LAWRIE WILLIAMS: Swiss gold exports to China and India at very low levels in June
A Reuters report, citing Swiss customs data, shows that exports of Swiss gold to its two biggest Asian markets, China and India, remained at very low levels, while shipments to the UK and USA which Reuters describes as large trading and storage centres, remained particularly strong again last month. The ultra-low Indian shipments were attributed by the news agency to the effects of the coronavirus pandemic which had been raging strongly in India at that time and will have been affecting demand accordingly. However new daily virus infections appear to have been falling drastically in that country so perhaps we will see something of a pick-up in future months.
The following is the latest graphic for Swiss gold exports from Nick Laird’s goldchartsrus.com website for June:
As can be seen, gold shipments from Switzerland to mainland China fell back sharply in June too compared with the previous two months, but this was compensated for, for the most part, by increased gold exports to Hong Kong – most of which will have ultimately been on-shipped to the Chinese mainland bringing the all-China total to 31 tonnes. This was still below the figure for China and Hong Kong combined in May, which totalled some 36.3 tonnes, and for April when the combined total was 51.1 tonnes in April, after a very slow start to the year.
Exports to India more than tripled in comparison with May, but from an extremely low level. Earlier in the year Swiss gold exports to India had been recorded at over 50 tonnes in April and over 60 tonnes in March.
Exports to China and Hong Kong combined were also much higher in April at over 56 tonnes, although had been extremely low in the first quarter of the year. We had assumed back in April that Chinese demand had been beginning to pick up from the previous low levels, but it looks as though our suppositions were somewhat premature, although as the world’s biggest gold producer China is certainly capable of meeting its domestic demand from home-mined metal. As we have noted in earlier articles, gold withdrawal levels from the Shanghai Gold Exchange, which we see as a guide to real Chinese gold demand levels, are pointing to much higher domestic gold consumption than the latest Swiss gold export figures might suggest. (See: Big demand boost for China gold in June).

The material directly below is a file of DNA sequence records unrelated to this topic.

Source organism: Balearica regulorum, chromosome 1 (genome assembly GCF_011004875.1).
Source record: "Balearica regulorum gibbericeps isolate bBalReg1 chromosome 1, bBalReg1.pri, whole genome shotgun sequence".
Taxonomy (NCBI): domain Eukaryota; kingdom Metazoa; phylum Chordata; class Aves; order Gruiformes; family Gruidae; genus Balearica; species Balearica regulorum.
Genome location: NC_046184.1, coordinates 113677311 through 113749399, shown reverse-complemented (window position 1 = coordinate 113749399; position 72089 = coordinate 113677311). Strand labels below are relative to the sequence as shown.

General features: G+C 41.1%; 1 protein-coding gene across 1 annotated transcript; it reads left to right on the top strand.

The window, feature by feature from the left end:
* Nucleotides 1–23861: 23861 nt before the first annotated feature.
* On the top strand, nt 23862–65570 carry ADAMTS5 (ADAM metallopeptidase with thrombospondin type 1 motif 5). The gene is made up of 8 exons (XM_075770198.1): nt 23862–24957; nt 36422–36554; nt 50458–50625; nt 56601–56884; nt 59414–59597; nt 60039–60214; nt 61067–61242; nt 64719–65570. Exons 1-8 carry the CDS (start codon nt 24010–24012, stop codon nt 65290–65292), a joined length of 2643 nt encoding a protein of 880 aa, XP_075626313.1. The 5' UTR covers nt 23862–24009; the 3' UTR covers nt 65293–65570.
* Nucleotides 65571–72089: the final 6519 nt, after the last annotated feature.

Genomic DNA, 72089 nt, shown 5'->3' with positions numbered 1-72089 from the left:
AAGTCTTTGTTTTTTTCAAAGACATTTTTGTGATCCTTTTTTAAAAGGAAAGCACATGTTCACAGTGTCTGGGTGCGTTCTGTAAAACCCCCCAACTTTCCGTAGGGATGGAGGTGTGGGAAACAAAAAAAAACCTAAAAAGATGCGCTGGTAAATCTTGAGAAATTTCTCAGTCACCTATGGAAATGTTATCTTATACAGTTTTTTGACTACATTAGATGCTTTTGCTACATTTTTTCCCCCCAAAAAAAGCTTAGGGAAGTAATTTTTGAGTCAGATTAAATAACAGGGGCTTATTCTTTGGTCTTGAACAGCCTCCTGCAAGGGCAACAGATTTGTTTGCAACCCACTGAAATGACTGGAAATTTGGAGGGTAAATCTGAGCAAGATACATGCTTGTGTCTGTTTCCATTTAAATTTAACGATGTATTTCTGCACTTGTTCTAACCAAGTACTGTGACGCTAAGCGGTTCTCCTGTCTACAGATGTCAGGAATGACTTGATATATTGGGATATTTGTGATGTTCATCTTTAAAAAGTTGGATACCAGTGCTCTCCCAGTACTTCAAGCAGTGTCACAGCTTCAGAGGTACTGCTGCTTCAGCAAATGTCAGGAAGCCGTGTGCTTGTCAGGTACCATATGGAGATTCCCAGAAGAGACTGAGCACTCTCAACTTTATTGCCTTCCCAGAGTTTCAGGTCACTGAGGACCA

Swiss gold export levels remain hugely important in assessing global gold demand trends as they equate to close to a total of around half of global new mined gold supply. For historic reasons the Swiss gold refiners have become the principal converters, and exporters, of the refined gold bar, coin and wafer sizes and purities most in demand in global gold export markets. This gold is imported as marginally lower purity, but much larger, London good delivery gold bars, gold scrap and doré bullion direct from mine sites, for melting down and re-refining for their customers worldwide.
In the past the refineries in this small non-gold-producing European nation used to handle an even higher proportion of global gold imports and exports. But a number of competing refineries, some of which have been set up and managed by the Swiss too, have been springing up around the world, mostly in gold consuming nations. Even so, the Swiss domestic refinery gold exports with their regularly-reported reliable Swiss customs data, remain an important indicator of global gold consumption and gold flows.